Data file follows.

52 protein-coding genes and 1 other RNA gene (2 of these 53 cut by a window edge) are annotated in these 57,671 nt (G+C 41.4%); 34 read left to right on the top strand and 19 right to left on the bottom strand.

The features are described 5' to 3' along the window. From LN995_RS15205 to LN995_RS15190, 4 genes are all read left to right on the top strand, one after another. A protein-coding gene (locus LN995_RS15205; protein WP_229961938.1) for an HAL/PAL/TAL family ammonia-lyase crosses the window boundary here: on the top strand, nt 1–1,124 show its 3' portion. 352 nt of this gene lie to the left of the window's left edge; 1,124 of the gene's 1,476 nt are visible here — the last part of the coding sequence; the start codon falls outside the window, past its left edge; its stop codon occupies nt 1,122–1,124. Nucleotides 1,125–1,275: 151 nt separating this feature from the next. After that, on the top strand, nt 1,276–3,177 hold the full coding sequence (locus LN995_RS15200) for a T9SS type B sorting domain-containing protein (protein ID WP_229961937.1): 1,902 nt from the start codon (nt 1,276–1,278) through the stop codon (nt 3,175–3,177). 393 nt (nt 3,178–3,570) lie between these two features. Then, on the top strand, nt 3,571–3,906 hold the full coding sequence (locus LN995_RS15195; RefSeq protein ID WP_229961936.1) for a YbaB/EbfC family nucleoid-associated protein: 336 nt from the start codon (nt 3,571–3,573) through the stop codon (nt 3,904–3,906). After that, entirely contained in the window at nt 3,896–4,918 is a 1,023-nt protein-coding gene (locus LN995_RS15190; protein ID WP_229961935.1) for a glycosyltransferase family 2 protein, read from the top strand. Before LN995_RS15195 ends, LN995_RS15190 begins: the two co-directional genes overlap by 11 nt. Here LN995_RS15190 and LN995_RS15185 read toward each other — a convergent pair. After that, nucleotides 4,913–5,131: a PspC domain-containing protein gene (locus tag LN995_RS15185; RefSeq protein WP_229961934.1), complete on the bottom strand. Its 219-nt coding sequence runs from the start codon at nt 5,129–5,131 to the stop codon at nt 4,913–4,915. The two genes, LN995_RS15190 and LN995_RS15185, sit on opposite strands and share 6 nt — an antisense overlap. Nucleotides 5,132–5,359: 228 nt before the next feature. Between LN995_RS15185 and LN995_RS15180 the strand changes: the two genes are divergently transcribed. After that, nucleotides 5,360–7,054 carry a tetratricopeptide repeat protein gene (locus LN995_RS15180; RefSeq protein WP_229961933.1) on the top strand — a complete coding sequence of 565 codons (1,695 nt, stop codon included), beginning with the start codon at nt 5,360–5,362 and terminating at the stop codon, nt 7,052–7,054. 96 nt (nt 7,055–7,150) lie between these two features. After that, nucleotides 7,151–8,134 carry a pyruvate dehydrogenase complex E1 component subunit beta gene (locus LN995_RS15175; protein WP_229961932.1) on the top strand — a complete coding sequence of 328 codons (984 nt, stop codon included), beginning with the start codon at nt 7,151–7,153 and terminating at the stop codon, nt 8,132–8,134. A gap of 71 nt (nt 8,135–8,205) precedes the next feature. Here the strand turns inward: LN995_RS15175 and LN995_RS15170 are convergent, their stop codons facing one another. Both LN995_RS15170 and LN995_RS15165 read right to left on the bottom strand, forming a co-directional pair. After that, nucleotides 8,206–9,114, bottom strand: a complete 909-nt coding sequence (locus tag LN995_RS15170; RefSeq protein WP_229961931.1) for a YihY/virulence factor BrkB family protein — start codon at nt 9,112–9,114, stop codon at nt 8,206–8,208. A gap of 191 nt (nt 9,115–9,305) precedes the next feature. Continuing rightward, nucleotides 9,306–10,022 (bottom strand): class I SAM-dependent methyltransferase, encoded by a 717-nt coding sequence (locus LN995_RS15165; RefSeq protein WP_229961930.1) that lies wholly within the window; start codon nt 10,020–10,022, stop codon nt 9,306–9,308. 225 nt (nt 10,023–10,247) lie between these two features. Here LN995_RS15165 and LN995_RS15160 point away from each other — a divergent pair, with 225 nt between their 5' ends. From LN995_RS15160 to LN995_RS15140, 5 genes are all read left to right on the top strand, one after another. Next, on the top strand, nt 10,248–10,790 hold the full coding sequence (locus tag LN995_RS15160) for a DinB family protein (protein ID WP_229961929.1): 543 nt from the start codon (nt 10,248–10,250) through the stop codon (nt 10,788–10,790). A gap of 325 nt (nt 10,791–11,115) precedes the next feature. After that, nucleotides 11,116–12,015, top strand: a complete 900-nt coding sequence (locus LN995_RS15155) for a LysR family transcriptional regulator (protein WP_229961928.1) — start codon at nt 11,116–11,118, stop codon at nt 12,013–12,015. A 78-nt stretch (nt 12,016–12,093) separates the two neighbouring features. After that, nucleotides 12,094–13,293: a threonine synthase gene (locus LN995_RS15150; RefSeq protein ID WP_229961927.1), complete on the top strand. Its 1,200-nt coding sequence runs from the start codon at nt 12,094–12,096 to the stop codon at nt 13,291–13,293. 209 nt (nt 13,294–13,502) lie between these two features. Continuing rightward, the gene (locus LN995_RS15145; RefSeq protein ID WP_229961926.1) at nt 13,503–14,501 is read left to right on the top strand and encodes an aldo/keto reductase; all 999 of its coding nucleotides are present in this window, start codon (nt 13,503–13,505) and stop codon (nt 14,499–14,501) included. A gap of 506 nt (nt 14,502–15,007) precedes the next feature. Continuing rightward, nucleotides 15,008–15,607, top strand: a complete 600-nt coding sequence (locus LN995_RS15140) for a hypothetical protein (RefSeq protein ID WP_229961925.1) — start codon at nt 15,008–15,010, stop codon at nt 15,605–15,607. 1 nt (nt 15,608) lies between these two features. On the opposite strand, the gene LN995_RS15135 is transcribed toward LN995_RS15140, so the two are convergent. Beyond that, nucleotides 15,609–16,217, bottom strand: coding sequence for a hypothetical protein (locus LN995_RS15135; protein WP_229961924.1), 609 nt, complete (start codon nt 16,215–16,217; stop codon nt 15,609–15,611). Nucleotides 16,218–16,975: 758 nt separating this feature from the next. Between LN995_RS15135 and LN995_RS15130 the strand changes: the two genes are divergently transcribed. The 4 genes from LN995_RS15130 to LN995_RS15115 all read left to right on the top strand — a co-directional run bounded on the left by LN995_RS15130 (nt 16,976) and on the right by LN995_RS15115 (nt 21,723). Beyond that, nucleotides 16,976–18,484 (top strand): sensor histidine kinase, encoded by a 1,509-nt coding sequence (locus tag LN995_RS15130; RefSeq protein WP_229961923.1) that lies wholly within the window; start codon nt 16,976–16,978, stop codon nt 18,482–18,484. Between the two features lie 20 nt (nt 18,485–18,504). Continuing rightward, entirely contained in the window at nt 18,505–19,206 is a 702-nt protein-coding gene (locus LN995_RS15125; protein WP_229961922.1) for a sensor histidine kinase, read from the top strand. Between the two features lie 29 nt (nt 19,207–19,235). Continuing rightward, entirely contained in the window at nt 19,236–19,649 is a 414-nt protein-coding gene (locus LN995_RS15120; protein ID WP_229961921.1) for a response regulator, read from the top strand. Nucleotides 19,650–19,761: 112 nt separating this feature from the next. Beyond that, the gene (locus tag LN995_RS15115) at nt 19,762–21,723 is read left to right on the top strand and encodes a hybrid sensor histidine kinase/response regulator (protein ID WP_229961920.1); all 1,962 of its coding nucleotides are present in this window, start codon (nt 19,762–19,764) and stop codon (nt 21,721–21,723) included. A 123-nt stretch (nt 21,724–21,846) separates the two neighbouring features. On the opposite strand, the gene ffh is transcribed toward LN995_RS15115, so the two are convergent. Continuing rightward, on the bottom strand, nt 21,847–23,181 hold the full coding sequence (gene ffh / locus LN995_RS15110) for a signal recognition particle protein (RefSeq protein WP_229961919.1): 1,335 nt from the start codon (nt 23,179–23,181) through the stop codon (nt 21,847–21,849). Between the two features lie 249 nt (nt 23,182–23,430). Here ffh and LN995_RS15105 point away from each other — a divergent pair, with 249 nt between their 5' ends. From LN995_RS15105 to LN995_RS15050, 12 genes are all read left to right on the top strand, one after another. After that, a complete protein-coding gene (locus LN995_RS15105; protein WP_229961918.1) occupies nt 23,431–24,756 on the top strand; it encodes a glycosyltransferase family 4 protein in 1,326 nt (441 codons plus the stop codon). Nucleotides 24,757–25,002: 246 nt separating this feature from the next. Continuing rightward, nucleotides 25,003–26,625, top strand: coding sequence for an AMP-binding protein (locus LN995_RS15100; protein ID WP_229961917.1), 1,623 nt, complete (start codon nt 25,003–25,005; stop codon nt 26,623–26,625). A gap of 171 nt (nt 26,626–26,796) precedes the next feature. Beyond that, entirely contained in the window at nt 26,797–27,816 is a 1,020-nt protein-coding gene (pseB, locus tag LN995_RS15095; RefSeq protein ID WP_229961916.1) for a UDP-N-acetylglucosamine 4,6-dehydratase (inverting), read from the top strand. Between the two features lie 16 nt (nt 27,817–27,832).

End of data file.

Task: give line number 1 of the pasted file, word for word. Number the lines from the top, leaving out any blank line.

52 protein-coding genes and 1 other RNA gene (2 of these 53 cut by a window edge) are annotated in these 57,671 nt (G+C 41.4%); 34 read left to right on the top strand and 19 right to left on the bottom strand.